Being an Abuser Survivor – They’re both dead.

I found out last Wednesday that the last of my abusers had died.

I found out when my mother rang my Partner in Crime to let her know. She rang my PiC because my mom doesn’t really know me anymore, and wanted to know whether to tell me or not.

That thought actually showed a lot of good sense from my mom. Even though it’s almost 20 years since the last time my abusers touched me, they still have an immense impact on my day-to-day life. For twenty years I’ve sort of peeked around each corner to make sure they weren’t coming the other way. Where ever I am I do my best to make sure that not only do I sit where I can see the whole room, but also that my back is to a corner. I truly believe in fighting or fleeing from a highly defensive position, because of them.

What they did to me echoes in so much of what I do every day.

The first died about a decade ago of AIDS. You can not begin to imagine how many HIV tests I’ve had in the past 20 years. Even though I know I’m clear when I think about it I feel the almost overwhelming need to have myself tested again, just to make sure. But anyway, the first one died long ago, and when he did I felt nothing but relief. One less threat to me in the world, I even got to enjoy the compensation that his death was probably rather hard. Though probably not nearly hard enough.

The second? He died in his sleep. Bastard.

So you’d think I would feel relief. And I do, a lot of relief. I feel like I can breathe properly for the first time in my adult life. But, unfortunately, that’s not where what I feel ends. Not even close.

Being the victim of child sex abuse is a life sentence, with short of an early death, no chance of parole. And learning that they’ve both died has just reopened every single wound. All of them. They’ve never healed, it’s probable they never will. They just scab over a little, and I can sort of pretend they’re not there for a little while, until something new reopens them. Well this has not so much reopened them as ripped them apart. And when those wounds are open the memories come pouring out. And those are not the soft, vague memories of every day life. No, they’re the “Oh my Gods it’s being done to me again.” memories of the abuse victim. The memories that come with the complete set of sights, smells, sounds, and physical feelings. They come with other things too.

I’m having nightmares I haven’t had in years. Nightmares I’d hoped never to have to cope with again

I’m scared to leave my home again. I, 34-year-old Amanda, know they’re both gone, but try telling that to the 8-year-old version of me who’s hiding in her wardrobe.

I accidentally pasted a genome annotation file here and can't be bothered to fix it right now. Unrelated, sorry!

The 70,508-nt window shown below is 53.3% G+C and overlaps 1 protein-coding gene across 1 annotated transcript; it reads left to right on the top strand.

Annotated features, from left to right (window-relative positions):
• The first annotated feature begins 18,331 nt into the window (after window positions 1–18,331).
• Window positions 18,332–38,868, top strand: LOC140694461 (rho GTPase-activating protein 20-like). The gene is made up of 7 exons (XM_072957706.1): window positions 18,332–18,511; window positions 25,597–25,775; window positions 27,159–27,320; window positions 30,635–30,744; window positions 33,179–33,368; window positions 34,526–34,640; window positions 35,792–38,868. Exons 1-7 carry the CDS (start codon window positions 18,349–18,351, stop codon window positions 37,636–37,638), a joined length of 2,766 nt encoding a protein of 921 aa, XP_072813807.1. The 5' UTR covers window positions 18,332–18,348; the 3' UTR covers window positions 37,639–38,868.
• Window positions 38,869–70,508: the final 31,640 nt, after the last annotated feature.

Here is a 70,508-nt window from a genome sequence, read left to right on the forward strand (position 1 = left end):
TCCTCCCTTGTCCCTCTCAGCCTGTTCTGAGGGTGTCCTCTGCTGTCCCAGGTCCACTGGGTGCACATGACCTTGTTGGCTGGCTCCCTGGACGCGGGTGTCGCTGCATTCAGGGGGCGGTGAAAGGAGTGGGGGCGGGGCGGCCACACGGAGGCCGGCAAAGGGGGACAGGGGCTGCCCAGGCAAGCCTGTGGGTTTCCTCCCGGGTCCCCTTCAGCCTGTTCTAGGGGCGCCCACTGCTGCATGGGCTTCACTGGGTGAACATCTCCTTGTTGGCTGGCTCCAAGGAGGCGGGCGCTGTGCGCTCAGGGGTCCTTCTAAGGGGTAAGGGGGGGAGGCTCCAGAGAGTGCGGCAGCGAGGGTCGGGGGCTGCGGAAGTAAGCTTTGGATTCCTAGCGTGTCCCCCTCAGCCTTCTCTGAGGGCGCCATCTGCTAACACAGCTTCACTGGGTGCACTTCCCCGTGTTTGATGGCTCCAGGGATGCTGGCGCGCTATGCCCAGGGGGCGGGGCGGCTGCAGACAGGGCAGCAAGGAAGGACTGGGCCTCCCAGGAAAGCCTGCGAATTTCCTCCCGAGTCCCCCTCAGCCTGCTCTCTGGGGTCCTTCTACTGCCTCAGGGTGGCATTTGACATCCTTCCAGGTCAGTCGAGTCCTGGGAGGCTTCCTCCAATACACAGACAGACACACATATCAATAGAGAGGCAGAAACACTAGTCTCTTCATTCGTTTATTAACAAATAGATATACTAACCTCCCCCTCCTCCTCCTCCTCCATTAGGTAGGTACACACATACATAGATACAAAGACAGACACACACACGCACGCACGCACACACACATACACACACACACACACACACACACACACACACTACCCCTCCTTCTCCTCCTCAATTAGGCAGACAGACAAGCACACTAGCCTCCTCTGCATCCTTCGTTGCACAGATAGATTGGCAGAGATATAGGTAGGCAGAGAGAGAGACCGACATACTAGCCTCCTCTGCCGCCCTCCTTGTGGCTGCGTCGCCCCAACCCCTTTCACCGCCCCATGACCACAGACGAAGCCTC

I don’t feel like eating, drinking, sleeping, exercising, reading, or really anything else.

I’m forcing myself through the motions because I know if I do it for long enough I’ll come back out the other side. The only reason I know this will work for me is because I’ve done it before, many, many times before.

But I will get through this.However, contrary to what most people seem to believe, I will never get over it. It doesn’t work that way. You never get over it. You just fight through to the other side, and survive. Because that’s what even living well post-abuse is, survival, and survival is an ongoing day-to-day struggle. And in that unending struggle I do have one big advantage. I really, truly hate to lose. And I will not let those two creatures win.

And if there is an afterlife, you two fuckers better prepare yourselves. Cause sooner or later, I’m coming for ye. And I will be smiling when I do.

2 Comments to “Being an Abuser Survivor – They’re both dead.”

  1. Honey, so much of that rang true for me. I was a young teen rather than an 8 year old, but I’ve been there with the abuse. I hope you can find your hard won peace again soon. If you ever need a fresh sympathetic ear just drop me a line, I know I can feel like I’m running in circles going over the same feelings with the same people again and again. Love x

    • Thank you Kali. *hugs*

      What I’m finding hard right now are all the well meant “Are you seeing someone?”‘s. I’ve attended 13 therapists, or psychiatrists in my life, not counting gender therapists, or pain management coaches. And the simple truth is that because not one of them can wrap their heads around how I view the world they’ve never been of any real help to me. My lil sisters have been, a huge help. So has my PiC, my boyfriend, my mom, etc, because they’re my reason to come out the other side.

      Not sure any of that made much sense. All I know is that I’m 100% certain that another abuse counselor is not the answer, and 100% worried by how many of my friends will have lost patience with me by the time I do come through it all.


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